A short answer describing the second wave of rational deterrence theory
What is the Second Wave of Rational Deterrence Theory?
Rational deterrence theory is the belief that states in possession of nuclear weapons will deter other states from attacking with their own nuclear weapons due to the inevitable aggressive response and the threat of mutually assured destruction.
The second wave of deterrence theory emerged during a shift in international priorities. This took a more scientific approach to deterrence and applied it to game theory in an attempt to decipher whether the risk of mutually assured destruction would be worth it for the possible gains of the attacker. During this wave the theoretical foundations of deterrence were identified and fleshed out, these are – commitment, communication, credibility, capability and resolve. Each one of these needing to be carefully considered before any action should be taken. During this the concept of deterrence by punishment was separated from the concept of deterrence by denial, suggesting that deterrence theory could make use of both threats of force as well as the loss of benefits to strengthen its position.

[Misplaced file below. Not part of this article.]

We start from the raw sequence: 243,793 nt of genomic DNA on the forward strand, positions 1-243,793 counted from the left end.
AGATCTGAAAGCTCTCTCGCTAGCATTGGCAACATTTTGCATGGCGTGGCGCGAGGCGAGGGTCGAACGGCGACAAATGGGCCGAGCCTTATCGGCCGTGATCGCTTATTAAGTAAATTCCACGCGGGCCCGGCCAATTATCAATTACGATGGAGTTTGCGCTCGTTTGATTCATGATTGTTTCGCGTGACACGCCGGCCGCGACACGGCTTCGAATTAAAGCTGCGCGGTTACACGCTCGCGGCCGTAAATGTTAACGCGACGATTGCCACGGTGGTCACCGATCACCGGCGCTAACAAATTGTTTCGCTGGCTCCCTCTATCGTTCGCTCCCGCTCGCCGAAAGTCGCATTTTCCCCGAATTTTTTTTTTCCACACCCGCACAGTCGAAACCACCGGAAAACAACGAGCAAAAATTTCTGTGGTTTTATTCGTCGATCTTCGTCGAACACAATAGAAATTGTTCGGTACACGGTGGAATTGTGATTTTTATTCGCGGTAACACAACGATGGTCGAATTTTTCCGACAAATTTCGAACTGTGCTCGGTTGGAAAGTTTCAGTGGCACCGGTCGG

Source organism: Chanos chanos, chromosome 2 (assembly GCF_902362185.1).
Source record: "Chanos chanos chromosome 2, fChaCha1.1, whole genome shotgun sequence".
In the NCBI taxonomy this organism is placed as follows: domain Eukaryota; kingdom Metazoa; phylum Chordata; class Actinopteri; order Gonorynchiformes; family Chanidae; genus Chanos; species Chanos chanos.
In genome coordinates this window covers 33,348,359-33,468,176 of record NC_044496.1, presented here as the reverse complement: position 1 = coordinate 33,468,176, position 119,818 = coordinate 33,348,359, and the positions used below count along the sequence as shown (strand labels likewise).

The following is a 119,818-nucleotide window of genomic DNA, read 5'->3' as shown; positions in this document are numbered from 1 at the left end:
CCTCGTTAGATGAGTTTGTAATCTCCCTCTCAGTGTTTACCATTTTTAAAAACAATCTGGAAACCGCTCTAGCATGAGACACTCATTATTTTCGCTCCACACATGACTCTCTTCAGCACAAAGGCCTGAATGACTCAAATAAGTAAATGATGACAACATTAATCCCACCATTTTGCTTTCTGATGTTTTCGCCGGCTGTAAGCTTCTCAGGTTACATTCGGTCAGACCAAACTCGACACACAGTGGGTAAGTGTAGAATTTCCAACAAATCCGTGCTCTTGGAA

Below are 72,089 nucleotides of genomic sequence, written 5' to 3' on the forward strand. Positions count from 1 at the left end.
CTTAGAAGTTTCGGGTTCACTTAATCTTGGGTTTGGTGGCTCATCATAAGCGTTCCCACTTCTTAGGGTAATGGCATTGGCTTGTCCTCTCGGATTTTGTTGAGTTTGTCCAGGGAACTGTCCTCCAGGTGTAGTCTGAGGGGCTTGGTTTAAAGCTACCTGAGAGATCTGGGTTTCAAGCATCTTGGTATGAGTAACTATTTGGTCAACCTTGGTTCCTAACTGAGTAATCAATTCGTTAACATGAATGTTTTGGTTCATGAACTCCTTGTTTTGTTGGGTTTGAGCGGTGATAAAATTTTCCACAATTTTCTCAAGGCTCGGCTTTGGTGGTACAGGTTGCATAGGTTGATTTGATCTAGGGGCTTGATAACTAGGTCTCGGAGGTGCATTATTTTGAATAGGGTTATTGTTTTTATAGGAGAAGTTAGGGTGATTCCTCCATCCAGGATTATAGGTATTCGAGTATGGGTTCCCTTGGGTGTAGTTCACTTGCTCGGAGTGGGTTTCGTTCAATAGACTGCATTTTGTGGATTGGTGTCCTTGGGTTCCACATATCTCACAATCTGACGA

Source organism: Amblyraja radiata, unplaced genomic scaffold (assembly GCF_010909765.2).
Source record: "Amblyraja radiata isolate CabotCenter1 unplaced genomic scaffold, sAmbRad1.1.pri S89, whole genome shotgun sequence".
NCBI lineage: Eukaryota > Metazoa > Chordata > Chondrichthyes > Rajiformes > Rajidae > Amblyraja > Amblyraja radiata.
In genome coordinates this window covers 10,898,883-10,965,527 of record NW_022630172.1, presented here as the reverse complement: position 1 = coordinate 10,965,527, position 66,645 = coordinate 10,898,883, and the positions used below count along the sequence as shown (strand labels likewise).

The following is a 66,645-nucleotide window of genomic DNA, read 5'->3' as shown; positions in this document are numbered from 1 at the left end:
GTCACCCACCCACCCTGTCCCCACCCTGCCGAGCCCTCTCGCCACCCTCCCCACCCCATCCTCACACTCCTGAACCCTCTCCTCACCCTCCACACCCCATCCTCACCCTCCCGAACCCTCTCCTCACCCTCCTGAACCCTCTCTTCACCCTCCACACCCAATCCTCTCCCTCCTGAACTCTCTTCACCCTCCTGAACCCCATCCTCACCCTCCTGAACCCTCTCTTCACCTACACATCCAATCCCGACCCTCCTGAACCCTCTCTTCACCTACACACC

Traditionally during the Cold War the relationship between the United States and the USSR had been seen as very volatile and resembled much more the concept of deterrence by punishment. However, as the war progressed deterrence was viewed more as being used to preserve the international norm and could therefore be seen as a form of deterrence by denial.